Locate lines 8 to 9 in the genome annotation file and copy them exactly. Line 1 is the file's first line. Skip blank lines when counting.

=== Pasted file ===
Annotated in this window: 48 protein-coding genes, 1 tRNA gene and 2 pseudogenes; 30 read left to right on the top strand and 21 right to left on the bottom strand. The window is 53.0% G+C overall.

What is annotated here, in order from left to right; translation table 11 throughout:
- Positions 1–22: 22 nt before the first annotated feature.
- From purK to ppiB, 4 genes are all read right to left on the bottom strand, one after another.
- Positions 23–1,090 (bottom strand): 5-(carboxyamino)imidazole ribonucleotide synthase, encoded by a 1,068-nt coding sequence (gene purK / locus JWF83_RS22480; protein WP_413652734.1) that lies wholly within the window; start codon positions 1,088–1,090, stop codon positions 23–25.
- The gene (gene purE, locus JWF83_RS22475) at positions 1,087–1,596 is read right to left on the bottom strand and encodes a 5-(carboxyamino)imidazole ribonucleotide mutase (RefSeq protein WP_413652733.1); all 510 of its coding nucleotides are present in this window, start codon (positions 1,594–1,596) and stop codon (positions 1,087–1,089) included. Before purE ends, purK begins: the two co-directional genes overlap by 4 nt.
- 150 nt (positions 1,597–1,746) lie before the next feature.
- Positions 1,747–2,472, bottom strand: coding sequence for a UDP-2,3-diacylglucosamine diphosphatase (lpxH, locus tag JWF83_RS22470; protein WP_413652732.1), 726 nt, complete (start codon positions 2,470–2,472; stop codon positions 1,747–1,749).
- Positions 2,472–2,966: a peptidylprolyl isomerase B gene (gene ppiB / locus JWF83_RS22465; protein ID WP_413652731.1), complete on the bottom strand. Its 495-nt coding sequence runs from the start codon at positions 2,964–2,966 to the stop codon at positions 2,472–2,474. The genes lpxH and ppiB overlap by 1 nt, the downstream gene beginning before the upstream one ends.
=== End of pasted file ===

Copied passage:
- Positions 1,747–2,472, bottom strand: coding sequence for a UDP-2,3-diacylglucosamine diphosphatase (lpxH, locus tag JWF83_RS22470; protein WP_413652732.1), 726 nt, complete (start codon positions 2,470–2,472; stop codon positions 1,747–1,749).
- Positions 2,472–2,966: a peptidylprolyl isomerase B gene (gene ppiB / locus JWF83_RS22465; protein ID WP_413652731.1), complete on the bottom strand. Its 495-nt coding sequence runs from the start codon at positions 2,964–2,966 to the stop codon at positions 2,472–2,474. The genes lpxH and ppiB overlap by 1 nt, the downstream gene beginning before the upstream one ends.